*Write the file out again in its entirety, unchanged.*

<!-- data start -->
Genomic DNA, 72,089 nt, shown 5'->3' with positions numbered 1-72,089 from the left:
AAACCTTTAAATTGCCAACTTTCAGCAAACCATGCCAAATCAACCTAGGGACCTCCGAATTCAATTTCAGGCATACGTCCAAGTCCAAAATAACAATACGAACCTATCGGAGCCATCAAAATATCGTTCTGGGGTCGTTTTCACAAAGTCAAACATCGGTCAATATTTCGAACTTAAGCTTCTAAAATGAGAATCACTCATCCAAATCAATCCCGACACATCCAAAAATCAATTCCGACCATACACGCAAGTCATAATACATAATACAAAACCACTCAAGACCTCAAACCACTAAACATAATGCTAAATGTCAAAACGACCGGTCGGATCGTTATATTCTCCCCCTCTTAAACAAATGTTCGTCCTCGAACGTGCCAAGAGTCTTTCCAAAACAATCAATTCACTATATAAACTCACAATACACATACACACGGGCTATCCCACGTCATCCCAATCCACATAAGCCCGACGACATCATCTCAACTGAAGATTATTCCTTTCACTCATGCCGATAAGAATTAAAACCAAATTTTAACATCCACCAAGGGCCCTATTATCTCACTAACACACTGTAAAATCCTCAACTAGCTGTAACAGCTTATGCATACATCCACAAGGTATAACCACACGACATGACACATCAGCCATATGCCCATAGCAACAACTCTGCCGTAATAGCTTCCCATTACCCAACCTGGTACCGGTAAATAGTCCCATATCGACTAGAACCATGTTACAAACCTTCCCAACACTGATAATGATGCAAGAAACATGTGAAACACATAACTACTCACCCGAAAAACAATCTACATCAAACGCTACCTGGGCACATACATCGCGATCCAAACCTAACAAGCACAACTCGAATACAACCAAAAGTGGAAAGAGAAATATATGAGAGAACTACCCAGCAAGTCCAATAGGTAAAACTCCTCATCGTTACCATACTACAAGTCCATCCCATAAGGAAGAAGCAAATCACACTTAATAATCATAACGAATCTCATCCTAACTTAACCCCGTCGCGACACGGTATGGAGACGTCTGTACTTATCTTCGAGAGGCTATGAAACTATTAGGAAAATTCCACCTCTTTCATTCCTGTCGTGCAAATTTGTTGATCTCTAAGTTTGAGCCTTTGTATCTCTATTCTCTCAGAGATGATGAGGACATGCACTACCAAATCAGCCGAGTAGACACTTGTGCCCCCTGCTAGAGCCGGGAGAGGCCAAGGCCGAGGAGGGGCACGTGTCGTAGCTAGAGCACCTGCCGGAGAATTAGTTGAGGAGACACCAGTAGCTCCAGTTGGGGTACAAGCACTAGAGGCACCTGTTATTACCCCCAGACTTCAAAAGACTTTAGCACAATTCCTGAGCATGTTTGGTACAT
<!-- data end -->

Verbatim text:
Genomic DNA, 72,089 nt, shown 5'->3' with positions numbered 1-72,089 from the left:
AAACCTTTAAATTGCCAACTTTCAGCAAACCATGCCAAATCAACCTAGGGACCTCCGAATTCAATTTCAGGCATACGTCCAAGTCCAAAATAACAATACGAACCTATCGGAGCCATCAAAATATCGTTCTGGGGTCGTTTTCACAAAGTCAAACATCGGTCAATATTTCGAACTTAAGCTTCTAAAATGAGAATCACTCATCCAAATCAATCCCGACACATCCAAAAATCAATTCCGACCATACACGCAAGTCATAATACATAATACAAAACCACTCAAGACCTCAAACCACTAAACATAATGCTAAATGTCAAAACGACCGGTCGGATCGTTATATTCTCCCCCTCTTAAACAAATGTTCGTCCTCGAACGTGCCAAGAGTCTTTCCAAAACAATCAATTCACTATATAAACTCACAATACACATACACACGGGCTATCCCACGTCATCCCAATCCACATAAGCCCGACGACATCATCTCAACTGAAGATTATTCCTTTCACTCATGCCGATAAGAATTAAAACCAAATTTTAACATCCACCAAGGGCCCTATTATCTCACTAACACACTGTAAAATCCTCAACTAGCTGTAACAGCTTATGCATACATCCACAAGGTATAACCACACGACATGACACATCAGCCATATGCCCATAGCAACAACTCTGCCGTAATAGCTTCCCATTACCCAACCTGGTACCGGTAAATAGTCCCATATCGACTAGAACCATGTTACAAACCTTCCCAACACTGATAATGATGCAAGAAACATGTGAAACACATAACTACTCACCCGAAAAACAATCTACATCAAACGCTACCTGGGCACATACATCGCGATCCAAACCTAACAAGCACAACTCGAATACAACCAAAAGTGGAAAGAGAAATATATGAGAGAACTACCCAGCAAGTCCAATAGGTAAAACTCCTCATCGTTACCATACTACAAGTCCATCCCATAAGGAAGAAGCAAATCACACTTAATAATCATAACGAATCTCATCCTAACTTAACCCCGTCGCGACACGGTATGGAGACGTCTGTACTTATCTTCGAGAGGCTATGAAACTATTAGGAAAATTCCACCTCTTTCATTCCTGTCGTGCAAATTTGTTGATCTCTAAGTTTGAGCCTTTGTATCTCTATTCTCTCAGAGATGATGAGGACATGCACTACCAAATCAGCCGAGTAGACACTTGTGCCCCCTGCTAGAGCCGGGAGAGGCCAAGGCCGAGGAGGGGCACGTGTCGTAGCTAGAGCACCTGCCGGAGAATTAGTTGAGGAGACACCAGTAGCTCCAGTTGGGGTACAAGCACTAGAGGCACCTGTTATTACCCCCAGACTTCAAAAGACTTTAGCACAATTCCTGAGCATGTTTGGTACAT